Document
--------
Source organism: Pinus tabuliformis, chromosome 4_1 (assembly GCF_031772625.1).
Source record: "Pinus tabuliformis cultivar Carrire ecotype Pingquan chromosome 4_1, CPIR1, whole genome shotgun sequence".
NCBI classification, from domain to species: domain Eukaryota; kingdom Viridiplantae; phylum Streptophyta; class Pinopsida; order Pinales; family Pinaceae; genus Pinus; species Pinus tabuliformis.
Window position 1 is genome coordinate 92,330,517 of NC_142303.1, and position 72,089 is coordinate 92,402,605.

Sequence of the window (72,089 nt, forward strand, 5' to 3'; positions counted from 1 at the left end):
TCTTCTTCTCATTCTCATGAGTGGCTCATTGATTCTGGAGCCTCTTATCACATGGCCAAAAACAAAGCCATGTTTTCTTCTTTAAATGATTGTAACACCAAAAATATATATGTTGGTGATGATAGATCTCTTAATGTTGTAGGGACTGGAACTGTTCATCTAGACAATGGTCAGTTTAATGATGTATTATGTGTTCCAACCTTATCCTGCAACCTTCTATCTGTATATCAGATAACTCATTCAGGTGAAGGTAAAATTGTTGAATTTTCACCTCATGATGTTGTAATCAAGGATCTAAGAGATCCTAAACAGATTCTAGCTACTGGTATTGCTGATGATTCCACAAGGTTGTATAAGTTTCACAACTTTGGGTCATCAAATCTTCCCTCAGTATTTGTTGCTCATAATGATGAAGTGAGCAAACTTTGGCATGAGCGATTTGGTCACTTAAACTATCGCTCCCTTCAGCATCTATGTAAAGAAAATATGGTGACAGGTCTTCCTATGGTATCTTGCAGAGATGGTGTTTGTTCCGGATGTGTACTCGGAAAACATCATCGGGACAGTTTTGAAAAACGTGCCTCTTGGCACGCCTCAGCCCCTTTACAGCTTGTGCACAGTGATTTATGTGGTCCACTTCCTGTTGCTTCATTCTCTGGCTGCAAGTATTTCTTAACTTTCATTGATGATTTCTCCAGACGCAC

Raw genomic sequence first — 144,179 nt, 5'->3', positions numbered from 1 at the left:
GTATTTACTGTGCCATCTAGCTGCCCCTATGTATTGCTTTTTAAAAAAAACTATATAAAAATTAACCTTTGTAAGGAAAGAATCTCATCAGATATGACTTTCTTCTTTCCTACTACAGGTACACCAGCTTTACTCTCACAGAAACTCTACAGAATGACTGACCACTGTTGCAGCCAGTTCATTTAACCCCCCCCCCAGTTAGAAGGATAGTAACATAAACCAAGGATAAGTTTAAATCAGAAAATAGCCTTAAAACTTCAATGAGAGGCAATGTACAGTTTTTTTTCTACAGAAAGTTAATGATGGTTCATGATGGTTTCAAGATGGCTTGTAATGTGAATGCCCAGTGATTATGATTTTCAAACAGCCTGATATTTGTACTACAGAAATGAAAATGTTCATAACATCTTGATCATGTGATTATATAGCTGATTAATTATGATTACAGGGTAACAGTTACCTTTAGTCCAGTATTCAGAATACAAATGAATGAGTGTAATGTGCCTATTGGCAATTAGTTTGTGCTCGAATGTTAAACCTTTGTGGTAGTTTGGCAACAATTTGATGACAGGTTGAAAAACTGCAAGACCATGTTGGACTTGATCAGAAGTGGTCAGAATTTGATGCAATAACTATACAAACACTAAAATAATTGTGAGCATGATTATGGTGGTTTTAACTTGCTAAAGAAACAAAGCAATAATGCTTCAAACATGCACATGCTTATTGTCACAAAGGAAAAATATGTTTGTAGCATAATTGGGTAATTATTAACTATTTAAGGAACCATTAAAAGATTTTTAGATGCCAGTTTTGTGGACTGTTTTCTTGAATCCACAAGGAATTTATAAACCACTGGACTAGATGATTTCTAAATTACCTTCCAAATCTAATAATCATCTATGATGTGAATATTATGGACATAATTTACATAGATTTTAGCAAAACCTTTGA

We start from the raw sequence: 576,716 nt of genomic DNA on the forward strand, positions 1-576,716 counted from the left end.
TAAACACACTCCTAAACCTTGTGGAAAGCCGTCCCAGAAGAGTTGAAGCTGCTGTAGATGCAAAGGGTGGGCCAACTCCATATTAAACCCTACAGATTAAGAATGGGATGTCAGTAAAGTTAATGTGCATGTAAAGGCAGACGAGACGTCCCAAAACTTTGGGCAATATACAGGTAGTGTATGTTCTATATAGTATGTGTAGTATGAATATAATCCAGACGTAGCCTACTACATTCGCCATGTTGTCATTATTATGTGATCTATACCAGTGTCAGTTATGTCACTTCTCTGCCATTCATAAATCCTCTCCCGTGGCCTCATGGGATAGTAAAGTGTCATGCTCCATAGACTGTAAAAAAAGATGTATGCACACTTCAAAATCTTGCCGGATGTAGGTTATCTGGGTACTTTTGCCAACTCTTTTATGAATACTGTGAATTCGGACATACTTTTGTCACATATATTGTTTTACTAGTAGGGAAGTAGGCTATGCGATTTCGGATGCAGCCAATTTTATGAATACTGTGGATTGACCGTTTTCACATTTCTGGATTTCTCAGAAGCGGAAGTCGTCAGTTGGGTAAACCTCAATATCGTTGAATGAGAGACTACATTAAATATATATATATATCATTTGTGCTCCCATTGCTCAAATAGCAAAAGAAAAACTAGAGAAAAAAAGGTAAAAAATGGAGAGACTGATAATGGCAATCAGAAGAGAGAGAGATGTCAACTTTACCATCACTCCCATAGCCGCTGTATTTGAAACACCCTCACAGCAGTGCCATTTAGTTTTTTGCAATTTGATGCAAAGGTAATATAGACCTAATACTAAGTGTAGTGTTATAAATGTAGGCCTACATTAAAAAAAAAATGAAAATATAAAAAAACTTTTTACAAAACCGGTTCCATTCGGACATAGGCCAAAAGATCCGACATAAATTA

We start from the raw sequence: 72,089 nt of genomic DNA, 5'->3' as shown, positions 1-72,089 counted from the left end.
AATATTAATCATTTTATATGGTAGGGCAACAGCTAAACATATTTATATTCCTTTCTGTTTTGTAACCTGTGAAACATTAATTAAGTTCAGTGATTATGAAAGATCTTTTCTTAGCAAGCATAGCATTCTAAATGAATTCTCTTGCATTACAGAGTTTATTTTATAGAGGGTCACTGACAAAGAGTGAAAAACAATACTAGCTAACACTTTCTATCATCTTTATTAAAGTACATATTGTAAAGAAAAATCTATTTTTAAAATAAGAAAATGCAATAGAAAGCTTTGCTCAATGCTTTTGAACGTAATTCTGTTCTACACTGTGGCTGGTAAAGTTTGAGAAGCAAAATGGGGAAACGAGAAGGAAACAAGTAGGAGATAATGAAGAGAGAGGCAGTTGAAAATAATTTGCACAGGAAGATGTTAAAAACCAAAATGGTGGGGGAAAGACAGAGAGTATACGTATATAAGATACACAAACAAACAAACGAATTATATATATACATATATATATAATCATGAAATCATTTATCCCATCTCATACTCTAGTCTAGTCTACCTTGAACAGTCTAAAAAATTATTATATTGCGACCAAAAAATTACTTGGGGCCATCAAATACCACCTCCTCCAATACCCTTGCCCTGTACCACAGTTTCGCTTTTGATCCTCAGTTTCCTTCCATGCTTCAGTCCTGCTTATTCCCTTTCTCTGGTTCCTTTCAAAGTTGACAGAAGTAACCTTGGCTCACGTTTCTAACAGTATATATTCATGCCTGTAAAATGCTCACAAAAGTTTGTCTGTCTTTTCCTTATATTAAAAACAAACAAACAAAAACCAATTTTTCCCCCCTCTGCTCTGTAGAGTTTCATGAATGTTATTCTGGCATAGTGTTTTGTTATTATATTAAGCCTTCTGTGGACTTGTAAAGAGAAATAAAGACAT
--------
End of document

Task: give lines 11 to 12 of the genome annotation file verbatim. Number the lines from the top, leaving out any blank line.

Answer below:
We start from the raw sequence: 72,089 nt of genomic DNA, 5'->3' as shown, positions 1-72,089 counted from the left end.
AATATTAATCATTTTATATGGTAGGGCAACAGCTAAACATATTTATATTCCTTTCTGTTTTGTAACCTGTGAAACATTAATTAAGTTCAGTGATTATGAAAGATCTTTTCTTAGCAAGCATAGCATTCTAAATGAATTCTCTTGCATTACAGAGTTTATTTTATAGAGGGTCACTGACAAAGAGTGAAAAACAATACTAGCTAACACTTTCTATCATCTTTATTAAAGTACATATTGTAAAGAAAAATCTATTTTTAAAATAAGAAAATGCAATAGAAAGCTTTGCTCAATGCTTTTGAACGTAATTCTGTTCTACACTGTGGCTGGTAAAGTTTGAGAAGCAAAATGGGGAAACGAGAAGGAAACAAGTAGGAGATAATGAAGAGAGAGGCAGTTGAAAATAATTTGCACAGGAAGATGTTAAAAACCAAAATGGTGGGGGAAAGACAGAGAGTATACGTATATAAGATACACAAACAAACAAACGAATTATATATATACATATATATATAATCATGAAATCATTTATCCCATCTCATACTCTAGTCTAGTCTACCTTGAACAGTCTAAAAAATTATTATATTGCGACCAAAAAATTACTTGGGGCCATCAAATACCACCTCCTCCAATACCCTTGCCCTGTACCACAGTTTCGCTTTTGATCCTCAGTTTCCTTCCATGCTTCAGTCCTGCTTATTCCCTTTCTCTGGTTCCTTTCAAAGTTGACAGAAGTAACCTTGGCTCACGTTTCTAACAGTATATATTCATGCCTGTAAAATGCTCACAAAAGTTTGTCTGTCTTTTCCTTATATTAAAAACAAACAAACAAAAACCAATTTTTCCCCCCTCTGCTCTGTAGAGTTTCATGAATGTTATTCTGGCATAGTGTTTTGTTATTATATTAAGCCTTCTGTGGACTTGTAAAGAGAAATAAAGACAT